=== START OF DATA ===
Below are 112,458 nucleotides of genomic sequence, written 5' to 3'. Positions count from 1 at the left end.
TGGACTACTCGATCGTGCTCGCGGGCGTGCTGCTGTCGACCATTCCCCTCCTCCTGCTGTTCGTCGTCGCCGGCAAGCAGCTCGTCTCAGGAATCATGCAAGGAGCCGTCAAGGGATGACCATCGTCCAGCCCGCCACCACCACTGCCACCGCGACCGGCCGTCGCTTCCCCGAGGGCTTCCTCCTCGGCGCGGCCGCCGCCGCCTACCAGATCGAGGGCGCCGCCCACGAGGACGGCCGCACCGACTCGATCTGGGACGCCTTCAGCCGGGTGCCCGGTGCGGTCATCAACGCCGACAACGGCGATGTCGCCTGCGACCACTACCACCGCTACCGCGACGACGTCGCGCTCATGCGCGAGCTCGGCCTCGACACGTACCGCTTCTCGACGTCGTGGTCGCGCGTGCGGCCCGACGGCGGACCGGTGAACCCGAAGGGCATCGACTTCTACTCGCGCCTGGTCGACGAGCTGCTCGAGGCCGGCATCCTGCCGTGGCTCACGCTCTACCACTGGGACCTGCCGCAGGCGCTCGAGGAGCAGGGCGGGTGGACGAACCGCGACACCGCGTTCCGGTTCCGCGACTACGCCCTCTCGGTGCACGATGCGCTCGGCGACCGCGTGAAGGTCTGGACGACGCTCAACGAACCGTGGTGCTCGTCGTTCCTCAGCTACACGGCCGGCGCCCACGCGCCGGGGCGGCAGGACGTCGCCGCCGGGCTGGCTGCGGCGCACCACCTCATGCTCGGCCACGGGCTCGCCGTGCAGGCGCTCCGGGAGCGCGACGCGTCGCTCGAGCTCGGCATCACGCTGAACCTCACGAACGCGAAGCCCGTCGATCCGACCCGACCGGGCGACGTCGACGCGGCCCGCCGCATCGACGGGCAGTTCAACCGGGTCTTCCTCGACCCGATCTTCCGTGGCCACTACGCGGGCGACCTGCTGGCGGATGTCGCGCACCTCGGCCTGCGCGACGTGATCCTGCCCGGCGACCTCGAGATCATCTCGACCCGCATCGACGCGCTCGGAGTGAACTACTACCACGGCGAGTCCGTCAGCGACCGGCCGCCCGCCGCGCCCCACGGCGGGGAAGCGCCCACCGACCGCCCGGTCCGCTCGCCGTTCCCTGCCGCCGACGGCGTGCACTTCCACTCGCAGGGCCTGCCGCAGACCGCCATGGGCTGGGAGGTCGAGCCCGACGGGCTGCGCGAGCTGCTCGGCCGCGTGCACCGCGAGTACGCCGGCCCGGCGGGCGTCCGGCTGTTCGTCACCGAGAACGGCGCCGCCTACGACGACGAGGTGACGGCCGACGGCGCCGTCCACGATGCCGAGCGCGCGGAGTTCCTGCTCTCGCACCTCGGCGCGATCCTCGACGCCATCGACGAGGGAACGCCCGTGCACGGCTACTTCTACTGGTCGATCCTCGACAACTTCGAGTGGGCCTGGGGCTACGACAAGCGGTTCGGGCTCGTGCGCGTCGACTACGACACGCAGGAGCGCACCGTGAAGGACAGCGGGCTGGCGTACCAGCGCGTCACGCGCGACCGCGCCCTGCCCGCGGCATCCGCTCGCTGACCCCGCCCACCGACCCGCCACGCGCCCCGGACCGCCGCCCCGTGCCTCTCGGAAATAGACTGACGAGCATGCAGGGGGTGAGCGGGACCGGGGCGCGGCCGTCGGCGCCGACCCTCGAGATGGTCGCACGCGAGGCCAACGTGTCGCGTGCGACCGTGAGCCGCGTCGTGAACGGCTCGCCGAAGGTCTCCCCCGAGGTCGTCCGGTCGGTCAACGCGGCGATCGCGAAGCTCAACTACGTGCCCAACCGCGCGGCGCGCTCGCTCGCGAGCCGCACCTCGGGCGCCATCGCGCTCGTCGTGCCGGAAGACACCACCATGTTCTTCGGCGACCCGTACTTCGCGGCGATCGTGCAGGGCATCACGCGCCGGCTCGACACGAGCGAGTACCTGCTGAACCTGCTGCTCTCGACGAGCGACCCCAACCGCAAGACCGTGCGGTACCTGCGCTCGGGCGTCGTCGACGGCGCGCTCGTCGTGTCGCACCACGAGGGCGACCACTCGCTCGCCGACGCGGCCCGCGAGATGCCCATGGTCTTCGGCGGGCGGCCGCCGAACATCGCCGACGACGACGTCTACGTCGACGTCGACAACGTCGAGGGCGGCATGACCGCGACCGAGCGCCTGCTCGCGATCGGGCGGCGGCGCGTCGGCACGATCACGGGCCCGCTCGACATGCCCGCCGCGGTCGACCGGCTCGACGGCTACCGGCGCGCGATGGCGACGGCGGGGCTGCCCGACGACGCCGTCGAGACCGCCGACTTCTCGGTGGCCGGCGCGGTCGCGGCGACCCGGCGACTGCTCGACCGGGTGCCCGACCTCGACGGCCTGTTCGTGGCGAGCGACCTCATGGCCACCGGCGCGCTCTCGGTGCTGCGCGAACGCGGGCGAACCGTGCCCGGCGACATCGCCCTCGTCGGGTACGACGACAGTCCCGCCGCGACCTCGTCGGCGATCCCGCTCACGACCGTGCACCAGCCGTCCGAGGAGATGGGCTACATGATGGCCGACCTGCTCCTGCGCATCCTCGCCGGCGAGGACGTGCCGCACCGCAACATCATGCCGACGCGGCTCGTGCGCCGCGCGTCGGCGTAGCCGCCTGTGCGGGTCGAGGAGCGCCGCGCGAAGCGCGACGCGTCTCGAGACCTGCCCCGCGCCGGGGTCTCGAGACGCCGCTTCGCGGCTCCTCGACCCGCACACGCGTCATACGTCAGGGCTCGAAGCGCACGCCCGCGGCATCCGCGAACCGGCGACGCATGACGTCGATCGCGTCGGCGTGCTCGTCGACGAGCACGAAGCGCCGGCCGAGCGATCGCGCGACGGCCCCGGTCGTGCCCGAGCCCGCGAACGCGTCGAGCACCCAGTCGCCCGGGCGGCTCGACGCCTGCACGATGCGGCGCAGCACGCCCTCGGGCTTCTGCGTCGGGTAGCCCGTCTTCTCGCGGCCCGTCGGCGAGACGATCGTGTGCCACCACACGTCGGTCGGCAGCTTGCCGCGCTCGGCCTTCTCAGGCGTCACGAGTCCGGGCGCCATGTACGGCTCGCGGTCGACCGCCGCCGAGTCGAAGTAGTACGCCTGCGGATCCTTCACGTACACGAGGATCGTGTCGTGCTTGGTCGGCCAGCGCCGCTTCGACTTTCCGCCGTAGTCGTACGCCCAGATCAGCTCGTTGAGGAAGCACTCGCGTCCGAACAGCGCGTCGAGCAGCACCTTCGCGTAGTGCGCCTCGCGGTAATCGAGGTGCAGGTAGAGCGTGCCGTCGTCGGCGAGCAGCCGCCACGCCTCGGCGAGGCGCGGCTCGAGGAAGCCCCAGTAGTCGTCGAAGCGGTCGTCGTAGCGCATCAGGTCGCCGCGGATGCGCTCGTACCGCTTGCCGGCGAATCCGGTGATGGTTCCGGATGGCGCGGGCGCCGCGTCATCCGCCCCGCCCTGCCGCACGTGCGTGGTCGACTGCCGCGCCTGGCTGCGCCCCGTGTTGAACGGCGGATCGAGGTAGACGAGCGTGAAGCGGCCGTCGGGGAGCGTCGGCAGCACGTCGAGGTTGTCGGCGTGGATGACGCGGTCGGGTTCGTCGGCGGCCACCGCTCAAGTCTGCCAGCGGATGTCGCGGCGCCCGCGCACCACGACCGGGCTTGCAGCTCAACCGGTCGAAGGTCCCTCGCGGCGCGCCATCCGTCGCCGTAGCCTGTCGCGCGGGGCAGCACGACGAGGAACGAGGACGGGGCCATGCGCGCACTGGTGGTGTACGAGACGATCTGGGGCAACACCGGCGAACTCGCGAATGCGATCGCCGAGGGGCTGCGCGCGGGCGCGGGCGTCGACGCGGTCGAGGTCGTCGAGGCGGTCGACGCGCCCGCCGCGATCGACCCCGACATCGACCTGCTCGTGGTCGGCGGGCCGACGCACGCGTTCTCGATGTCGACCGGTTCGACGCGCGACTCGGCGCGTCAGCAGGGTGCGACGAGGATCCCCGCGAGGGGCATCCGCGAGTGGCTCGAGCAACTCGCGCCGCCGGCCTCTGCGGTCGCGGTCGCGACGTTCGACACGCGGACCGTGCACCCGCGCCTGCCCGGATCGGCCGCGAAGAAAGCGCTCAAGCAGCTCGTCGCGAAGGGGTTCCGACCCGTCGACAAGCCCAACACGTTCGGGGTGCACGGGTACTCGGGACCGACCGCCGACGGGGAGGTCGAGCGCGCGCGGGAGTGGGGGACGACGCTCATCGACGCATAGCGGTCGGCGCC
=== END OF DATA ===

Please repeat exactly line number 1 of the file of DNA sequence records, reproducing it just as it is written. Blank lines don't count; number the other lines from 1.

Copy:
Below are 112,458 nucleotides of genomic sequence, written 5' to 3'. Positions count from 1 at the left end.